And in the context of doing that, we expect to see many Syrians move in the direction of the moderate Syrian opposition and many Syrians move in the direction of wanting to support the Free Syrian Army. And it will be in that context, the growing capability and the growing influence of the moderate Syrian opposition and the Free Syrian Army’s capabilities in the field, we see them as the forces which will ultimately retain control of that element and of that ground where Da’esh had previously retained influence.

QUESTION: (Arabic question)

GENERAL ALLEN: Well, we’re in a close conversation with the Turks right now about the role they can play. Turkey is an old friend of the United States. It’s a NATO ally; the relationships with respect to this coalition are a natural relationship to unfold. Turkey has been helpful to this point in ways I will let Turkey talk about. But we’re in a long conversation with them right now--a political conversation and a military conversation--about what role Turkey can play.

They do have an important role to play. It’s unique. It’s based on the people of Turkey, the location of Turkey with respect to Syria and Da’esh elements operating in Northern Syria and along the southern Turkish border. So there is a role for Turkey to play; we’re in a conversation with them now about how that role can be deepened and we look forward to relatively soon being able to announce some of those ways.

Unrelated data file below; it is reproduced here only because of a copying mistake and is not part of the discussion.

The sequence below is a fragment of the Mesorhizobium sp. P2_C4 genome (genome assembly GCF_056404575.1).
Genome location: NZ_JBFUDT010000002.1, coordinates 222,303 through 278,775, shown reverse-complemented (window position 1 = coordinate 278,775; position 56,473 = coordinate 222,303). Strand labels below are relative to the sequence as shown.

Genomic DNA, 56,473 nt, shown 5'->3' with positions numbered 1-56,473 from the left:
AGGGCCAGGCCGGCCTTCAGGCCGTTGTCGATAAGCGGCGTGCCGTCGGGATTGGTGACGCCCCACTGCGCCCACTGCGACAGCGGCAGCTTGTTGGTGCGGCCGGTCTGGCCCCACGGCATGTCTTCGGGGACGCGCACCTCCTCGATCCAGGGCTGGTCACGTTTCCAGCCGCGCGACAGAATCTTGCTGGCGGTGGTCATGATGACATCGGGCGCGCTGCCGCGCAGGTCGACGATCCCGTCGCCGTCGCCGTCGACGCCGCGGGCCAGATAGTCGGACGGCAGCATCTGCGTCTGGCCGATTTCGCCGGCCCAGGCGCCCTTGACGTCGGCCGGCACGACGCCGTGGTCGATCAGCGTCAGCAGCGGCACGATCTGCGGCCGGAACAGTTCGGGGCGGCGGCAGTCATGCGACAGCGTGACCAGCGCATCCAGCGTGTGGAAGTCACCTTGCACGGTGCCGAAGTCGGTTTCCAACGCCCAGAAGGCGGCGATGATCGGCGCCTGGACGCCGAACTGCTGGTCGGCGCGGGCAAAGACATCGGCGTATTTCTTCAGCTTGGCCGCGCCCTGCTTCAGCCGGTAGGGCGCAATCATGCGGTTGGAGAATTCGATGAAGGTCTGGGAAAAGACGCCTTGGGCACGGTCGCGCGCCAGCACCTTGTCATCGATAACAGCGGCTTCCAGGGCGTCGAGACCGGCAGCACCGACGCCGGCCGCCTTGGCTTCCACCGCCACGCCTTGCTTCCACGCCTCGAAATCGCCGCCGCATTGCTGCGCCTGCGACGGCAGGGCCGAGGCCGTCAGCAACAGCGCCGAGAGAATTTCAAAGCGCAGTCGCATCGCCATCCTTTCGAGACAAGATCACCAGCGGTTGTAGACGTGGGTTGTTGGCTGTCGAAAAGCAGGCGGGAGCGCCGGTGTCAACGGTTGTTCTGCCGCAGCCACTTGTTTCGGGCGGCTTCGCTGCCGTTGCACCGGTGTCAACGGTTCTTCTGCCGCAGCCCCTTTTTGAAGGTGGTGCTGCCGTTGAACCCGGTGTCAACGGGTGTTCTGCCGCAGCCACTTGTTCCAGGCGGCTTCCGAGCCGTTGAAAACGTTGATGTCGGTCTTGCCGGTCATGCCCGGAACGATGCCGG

QUESTION: (Arabic question)

GENERAL ALLEN: Well, the first thing I think is to celebrate the success of the coalition. This is a group of nations that has come together that recognize the common emergency that we face, to recognize that our diversity is actually a strength with so many different voices, worshiping in different ways, with different political histories and backgrounds. First of all, we think that this coalition is a very important symbol of unity with respect to dealing with an organization like Da’esh.

But as you properly pointed out, President Obama made the case – made the point that this is going to take a while. I can’t put a timeline on this, but I hope that the very helpful steps that we have taken already as a coalition in terms of the military activities underway, the common views that we have on the issues of stopping foreign fighters and dealing with the financing of Da’esh, and providing humanitarian support to those in desperate need of it and going after the message of Da’esh, the brand of Da’esh – all of those things together will give us the synergy will give us the capability to end this threat to the region and to end this organization.

And just two days ago, I was able to participate in a conference where the Arab states of the region came together to talk about this business of unifying our voices ultimately to de-legitimize the whole idea of Da’esh. And I think one of the conclusions we all came to is, we can deal with Da’esh as a military entity and deal with it on the battle field, we can deal with Da’esh as a financial entity or having been sourced by foreign fighters but when we are ultimately able as a Coalition to deal with the image of Dash and the reputation of Da’esh, killing that reputation will ultimately what brings us all victory and that’s what we’re seeking right now. I can’t put a timeline on it, but the common vision of all of these countries together and the common purpose we have all assumed in this end is very encouraging.